FOWLER: Shame is too common in female sexuality
Opinions Column: Sex and the City
Recently, my younger brother told me that in his high school the police from our town gave a 1-hour presentation on current issues facing teens. The presentation began with a discussion regarding underaged drinking, avoiding weed, how keeping drugs in one’s locker probably is not the best idea, among other things. The conversation then turned to a discussion about sexting, and particularly, the illegality of taking or sharing naked photos. The police told the students about the dangers of sexting, the ways in which the images are spread — that if you sext, your parents may have to look at that image because of the legal ramifications, and that you could be registered as a sex offender.
And this is pretty much true. not only if the teenager sends a naked photo to someone over 18 (and vice versa), but sexting is also illegal if two people under 18 mutually engage in it. These laws are confusing and contradictory. For example, age of consent laws vary state to state — like — and there are some cases where it may be younger, varying from situation to situation depending on the age of both partners. This means that two consenting individuals may legally have sex, but may not consensually spread photos. If minors do send naked photos, they may have to appear in court or be registered as a sex offender.
Perhaps what makes headlines more than the criminality of sexting itself is the aftermath of shared naked photos, both in and outside the U.S. Namely, for women most commonly, the devastation of the circulation of naked photos has driven multiple women to commit suicide. Jessica Logan, a teenager from Ohio, died byafter naked photos she shared with her boyfriend were circulated., from Florida, died by suicide when a video of her in the shower was circulated. from Port Coquitlam, British Columbia, received extensive media coverage after her suicide, as shortly before it, she posted a Youtube video describing the stalking, harassment and bullying which happened as a result of her flashing a boy on a webcam and the photos being spread.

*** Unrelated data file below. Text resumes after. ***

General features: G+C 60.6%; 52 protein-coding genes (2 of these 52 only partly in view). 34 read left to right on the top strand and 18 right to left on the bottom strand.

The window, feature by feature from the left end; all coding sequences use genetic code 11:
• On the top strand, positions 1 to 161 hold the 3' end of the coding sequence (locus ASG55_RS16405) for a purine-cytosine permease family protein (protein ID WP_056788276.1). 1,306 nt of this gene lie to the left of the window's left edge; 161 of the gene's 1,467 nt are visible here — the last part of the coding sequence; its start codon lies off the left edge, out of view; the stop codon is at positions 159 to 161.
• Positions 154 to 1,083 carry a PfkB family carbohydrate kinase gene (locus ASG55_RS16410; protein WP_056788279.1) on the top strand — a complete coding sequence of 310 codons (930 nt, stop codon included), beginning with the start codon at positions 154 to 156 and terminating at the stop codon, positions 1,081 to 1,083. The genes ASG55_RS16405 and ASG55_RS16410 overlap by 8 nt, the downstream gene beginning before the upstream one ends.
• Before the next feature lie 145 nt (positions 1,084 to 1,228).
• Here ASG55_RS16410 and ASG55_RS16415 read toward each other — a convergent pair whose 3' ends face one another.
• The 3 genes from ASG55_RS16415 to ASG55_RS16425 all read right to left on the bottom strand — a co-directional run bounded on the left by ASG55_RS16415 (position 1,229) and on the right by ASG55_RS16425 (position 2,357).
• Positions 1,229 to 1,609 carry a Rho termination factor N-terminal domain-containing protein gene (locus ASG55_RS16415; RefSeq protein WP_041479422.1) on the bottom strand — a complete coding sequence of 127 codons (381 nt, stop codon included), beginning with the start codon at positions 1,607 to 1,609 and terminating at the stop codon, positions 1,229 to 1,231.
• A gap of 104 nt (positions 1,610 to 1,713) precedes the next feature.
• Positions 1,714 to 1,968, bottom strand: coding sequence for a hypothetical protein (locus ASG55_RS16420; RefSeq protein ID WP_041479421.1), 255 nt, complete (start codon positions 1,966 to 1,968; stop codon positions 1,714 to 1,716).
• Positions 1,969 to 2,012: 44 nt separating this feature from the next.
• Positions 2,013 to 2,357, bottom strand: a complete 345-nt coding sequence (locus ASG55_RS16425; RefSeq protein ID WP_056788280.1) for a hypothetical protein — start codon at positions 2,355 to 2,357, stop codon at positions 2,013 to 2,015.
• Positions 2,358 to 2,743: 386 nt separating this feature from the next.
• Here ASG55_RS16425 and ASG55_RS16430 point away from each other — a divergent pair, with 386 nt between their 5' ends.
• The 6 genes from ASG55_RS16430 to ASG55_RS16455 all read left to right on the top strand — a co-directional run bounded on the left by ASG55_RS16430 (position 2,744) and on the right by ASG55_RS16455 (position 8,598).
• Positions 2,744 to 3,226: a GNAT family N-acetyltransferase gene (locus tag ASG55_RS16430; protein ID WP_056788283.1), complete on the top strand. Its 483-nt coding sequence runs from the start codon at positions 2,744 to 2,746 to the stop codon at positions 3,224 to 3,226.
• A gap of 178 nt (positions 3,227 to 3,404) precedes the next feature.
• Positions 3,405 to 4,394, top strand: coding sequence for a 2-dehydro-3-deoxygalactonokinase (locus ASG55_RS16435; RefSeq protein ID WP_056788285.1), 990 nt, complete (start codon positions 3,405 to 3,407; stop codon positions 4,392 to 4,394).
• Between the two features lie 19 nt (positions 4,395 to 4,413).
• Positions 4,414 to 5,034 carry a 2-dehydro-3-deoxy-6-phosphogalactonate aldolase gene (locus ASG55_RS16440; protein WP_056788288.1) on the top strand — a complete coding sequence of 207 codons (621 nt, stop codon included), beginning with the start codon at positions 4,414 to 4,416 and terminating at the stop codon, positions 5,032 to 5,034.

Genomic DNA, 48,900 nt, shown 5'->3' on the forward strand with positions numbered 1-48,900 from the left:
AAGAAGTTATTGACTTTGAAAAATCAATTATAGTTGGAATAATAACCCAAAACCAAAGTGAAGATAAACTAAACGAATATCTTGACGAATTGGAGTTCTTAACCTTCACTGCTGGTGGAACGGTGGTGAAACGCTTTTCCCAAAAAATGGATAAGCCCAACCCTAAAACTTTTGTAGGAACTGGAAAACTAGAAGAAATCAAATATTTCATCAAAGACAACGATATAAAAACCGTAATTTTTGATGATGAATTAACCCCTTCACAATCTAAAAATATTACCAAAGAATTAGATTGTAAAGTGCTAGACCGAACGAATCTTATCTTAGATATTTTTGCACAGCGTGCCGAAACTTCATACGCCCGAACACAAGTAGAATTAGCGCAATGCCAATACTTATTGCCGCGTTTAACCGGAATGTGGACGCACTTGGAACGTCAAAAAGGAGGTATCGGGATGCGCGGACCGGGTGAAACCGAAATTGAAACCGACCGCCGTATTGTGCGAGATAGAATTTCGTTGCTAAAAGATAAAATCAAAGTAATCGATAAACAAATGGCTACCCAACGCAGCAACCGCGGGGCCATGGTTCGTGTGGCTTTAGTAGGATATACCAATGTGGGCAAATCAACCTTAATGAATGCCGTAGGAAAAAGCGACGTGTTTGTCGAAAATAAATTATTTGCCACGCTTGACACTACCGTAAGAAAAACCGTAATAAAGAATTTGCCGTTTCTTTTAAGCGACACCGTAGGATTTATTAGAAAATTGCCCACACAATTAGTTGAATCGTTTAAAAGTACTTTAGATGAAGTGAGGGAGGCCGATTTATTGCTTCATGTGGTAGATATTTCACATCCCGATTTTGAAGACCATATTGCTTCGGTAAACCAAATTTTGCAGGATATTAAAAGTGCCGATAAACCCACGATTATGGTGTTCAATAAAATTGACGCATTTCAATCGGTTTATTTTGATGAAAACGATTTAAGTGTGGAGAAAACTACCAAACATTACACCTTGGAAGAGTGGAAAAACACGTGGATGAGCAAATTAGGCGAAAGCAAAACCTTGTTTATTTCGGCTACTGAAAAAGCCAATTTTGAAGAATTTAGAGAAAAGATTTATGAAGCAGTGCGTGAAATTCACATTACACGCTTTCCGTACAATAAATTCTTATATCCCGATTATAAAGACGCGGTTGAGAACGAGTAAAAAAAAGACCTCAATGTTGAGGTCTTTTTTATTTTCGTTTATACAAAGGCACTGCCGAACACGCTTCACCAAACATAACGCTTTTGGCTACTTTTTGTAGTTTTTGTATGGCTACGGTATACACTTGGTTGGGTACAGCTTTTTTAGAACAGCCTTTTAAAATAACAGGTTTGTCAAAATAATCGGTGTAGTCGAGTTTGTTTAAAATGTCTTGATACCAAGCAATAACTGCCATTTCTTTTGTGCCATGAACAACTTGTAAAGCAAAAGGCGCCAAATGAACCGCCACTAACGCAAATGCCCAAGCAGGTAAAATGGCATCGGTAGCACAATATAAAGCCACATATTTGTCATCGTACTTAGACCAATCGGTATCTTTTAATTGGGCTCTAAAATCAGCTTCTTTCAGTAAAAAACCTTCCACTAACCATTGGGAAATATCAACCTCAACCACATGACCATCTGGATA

It seems like these tragic circumstances could be used as evidence for keeping teen sexting illegal. Perhaps if we can protect teens from ever sending these images, we will not have to deal with the negative repercussions later on. The who send naked photos is not significantly higher than the percent of males. In light of this, it seems as though legality is less important than the shame which surrounds women’s bodies in a way that it does not surround the male body.
The perception of naked pictures from women is different from how naked photos from men are received. In a study of millennials, slightly older than today’s teens, had sent a “d*** pic” without being asked. Women receive unsolicited photos more often than they receive ones they have asked for. Women facing shame is such a common part of female sexuality. The way in which our culture discusses and handles female sexuality is what creates an environment for a suicidal devastation to be possible.
Although female sexuality is a large source of shame for society, one can compare the suicide of these women after naked photos were shared to the a former Rutgers student. Clementi’s suicide has often been put in conversation with Amanda Todd’s, as Todd killed herself two years after Clementi. Both cases are often talked about under the conversational umbrella of “cyber-bullying,” which, as points out almost seems “deliberately vague.” Clementi’s roommate took a video of him kissing another man without Clementi knowing. This is a conversation about invasion of privacy, and this could be a conversation about technology, but technology only provides us with another way to attack people on prejudices which have existed for years. Shame plays an enormous part here. Had Clementi been kissing a woman, this is still invasive and perhaps embarrassing, but often, men feel accomplished after being romantic with a woman. Clementi’s death, and the deaths of the women mentioned, should be less of a story about regulating technology, and more of a discussion on how our culture develops shame in minorities.
Ashley Fowler is a School of Arts and Sciences first-year majoring in English. Her column, “Sex and the City,” runs on alternate Thursdays.
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